Final-Year Capstone Courses

PHIL3810. Senior seminar (6 credits)

This course will focus each year on one or more different key philosophical texts. Presentations will be made by students and discussed according to a schedule worked out in advance between students and the course co-ordinator. Selected third-year students will be invited to enroll. This is a third-year course and is normally offered every year. Permission to enroll will be given to students with outstanding second-year grades. Note: by invitation; for third year students only. Assessment: 100% coursework.

PHIL3910. Senior thesis (12 credits)

A thesis may be prepared under supervision for submission not later than March 31 of the final year. Students have to decide a topic on which they would like to write, then select a teacher in the relevant field and discuss the project with him/her, before the end of their second year. If the teacher deems the project viable, then a thesis title must be agreed by the closing date of June 15. The student will then have to work on the thesis over the summer, and be able to demonstrate progress made. If the progress is adequate, work on the thesis may continue; if not, the student will have to take two courses instead. There are no word limits prescribed, but theses tend to be between 15,000 and 25,000 words in length. Assessment will be based entirely on the completed thesis. This course is only available to students majoring in Philosophy. Note: for third year Philosophy majors only; this is a whole year course. Assessment: 100% coursework.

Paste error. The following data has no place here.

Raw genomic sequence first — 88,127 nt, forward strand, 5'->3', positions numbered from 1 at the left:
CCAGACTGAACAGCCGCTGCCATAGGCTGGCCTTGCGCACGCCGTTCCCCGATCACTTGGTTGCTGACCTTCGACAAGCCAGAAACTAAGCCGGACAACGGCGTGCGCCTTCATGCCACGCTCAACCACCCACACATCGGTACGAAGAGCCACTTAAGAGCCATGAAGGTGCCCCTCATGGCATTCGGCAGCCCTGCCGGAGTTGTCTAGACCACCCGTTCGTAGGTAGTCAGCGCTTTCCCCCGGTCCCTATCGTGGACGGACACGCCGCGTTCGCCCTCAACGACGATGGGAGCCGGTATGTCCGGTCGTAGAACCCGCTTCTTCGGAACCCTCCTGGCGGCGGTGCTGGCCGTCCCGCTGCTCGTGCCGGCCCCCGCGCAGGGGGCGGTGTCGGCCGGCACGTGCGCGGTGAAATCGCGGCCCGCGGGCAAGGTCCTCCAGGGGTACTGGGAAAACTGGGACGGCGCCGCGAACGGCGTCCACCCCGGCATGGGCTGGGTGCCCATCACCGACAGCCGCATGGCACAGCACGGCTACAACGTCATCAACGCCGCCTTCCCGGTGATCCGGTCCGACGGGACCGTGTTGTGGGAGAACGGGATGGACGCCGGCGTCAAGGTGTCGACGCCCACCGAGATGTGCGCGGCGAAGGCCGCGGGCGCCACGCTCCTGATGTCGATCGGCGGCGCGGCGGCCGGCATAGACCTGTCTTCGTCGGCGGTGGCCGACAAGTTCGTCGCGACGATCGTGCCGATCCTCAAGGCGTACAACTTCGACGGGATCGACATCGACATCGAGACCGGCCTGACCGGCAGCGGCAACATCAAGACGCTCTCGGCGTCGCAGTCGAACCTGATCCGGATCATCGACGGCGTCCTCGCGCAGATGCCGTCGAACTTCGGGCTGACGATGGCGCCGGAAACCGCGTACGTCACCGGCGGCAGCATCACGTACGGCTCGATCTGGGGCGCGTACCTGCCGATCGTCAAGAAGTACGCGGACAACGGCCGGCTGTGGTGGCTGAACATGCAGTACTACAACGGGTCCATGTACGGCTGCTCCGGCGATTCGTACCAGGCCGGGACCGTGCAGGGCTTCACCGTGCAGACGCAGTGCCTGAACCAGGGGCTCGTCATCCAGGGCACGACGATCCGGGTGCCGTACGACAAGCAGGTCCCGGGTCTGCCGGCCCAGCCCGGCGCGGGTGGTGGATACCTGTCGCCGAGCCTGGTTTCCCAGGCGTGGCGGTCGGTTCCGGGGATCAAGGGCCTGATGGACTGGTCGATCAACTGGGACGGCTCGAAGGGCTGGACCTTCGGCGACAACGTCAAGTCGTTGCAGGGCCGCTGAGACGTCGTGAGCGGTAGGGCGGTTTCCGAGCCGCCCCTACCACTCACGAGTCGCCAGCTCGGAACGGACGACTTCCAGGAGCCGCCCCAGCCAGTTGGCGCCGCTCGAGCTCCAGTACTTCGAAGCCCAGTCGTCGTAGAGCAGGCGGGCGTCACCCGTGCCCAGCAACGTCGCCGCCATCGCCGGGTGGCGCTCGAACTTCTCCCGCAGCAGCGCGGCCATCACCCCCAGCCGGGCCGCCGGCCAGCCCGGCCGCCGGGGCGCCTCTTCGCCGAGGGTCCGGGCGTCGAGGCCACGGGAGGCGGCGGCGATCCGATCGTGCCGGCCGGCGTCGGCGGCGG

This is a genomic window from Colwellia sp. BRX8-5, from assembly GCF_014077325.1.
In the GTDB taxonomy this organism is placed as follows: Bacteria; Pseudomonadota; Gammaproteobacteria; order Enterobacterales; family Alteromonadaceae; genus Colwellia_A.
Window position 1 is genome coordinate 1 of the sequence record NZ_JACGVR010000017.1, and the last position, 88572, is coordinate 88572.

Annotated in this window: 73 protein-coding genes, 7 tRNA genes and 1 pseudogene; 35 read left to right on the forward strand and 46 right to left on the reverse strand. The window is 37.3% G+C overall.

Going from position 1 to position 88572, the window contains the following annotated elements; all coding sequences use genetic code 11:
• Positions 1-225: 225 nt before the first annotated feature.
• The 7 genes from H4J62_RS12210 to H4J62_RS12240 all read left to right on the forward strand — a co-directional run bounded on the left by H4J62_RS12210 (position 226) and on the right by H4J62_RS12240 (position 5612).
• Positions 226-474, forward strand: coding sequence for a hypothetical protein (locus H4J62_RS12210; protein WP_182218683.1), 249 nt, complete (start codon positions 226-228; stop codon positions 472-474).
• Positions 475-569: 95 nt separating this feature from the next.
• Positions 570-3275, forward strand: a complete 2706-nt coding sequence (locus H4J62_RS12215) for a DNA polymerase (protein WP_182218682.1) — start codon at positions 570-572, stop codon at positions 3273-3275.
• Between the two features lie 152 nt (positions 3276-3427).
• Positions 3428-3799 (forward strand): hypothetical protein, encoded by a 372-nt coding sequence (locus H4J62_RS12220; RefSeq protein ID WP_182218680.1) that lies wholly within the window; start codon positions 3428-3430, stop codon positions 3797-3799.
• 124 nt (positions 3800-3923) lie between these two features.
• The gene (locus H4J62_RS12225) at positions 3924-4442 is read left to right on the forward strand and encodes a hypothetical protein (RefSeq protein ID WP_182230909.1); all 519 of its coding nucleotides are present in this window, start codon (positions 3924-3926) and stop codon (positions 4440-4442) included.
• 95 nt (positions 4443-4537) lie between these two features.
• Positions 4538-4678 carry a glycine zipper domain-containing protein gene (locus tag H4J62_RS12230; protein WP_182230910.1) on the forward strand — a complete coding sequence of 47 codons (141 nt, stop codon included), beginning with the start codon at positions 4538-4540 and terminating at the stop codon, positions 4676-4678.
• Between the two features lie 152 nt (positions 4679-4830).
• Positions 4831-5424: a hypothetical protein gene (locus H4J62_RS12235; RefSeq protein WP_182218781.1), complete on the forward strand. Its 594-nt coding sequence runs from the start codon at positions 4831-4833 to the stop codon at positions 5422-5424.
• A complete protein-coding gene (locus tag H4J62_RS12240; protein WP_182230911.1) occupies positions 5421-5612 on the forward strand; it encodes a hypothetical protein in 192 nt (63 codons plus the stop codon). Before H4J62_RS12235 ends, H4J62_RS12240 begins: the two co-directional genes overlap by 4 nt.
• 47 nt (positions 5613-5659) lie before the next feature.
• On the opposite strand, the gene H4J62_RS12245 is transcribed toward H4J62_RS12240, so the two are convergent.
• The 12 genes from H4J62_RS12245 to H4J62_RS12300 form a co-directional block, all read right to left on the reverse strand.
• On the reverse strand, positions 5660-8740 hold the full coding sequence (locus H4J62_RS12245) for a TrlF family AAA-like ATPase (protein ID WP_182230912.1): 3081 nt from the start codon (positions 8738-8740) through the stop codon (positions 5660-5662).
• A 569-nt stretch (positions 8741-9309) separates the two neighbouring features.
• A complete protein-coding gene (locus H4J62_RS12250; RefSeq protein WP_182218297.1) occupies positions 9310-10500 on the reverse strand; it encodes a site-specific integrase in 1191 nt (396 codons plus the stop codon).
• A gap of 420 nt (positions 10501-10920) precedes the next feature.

Plagiarism, especially from the internet, is an increasing problem in this department and at this University; it is a serious offence against both the rules and the spirit of the University. Plagiarism is defined as the use of other people's ideas without correct and full acknowledgement. Your coursework should be your own; you will learn nothing by copying, either from peers or from websites. Furthermore, copying others' work is unfair to your fellow students. We certainly encourage discussion of ideas among students, but any ideas not your own that you introduce into your written work must be properly referenced. Please see this web page for further details:

Postgraduate study

The department offers two higher degrees by research, the MPhil and the PhD, and can arrange for supervision over a wide range of philosophical topics. If you are interested in pursuing postgraduate studies, please see this page:

Staff-student consultative committee (SSCC)

This committee meets regularly to discuss any matters of concern, and to consider ways of improving the work of the department. All students are welcome to make suggestions, and to attend the meetings. To attend meetings, contact Dr. Fraser.

Department of Philosophy

  • General Office: Room 312, Main Building
  • Office staff: MS Loletta Li

School of Humanities

  • General Office: Room 256, Main Building

Further information

To find out more about the department, please visit the department web site at There you will find study guides and links to other philosophy resources on the web.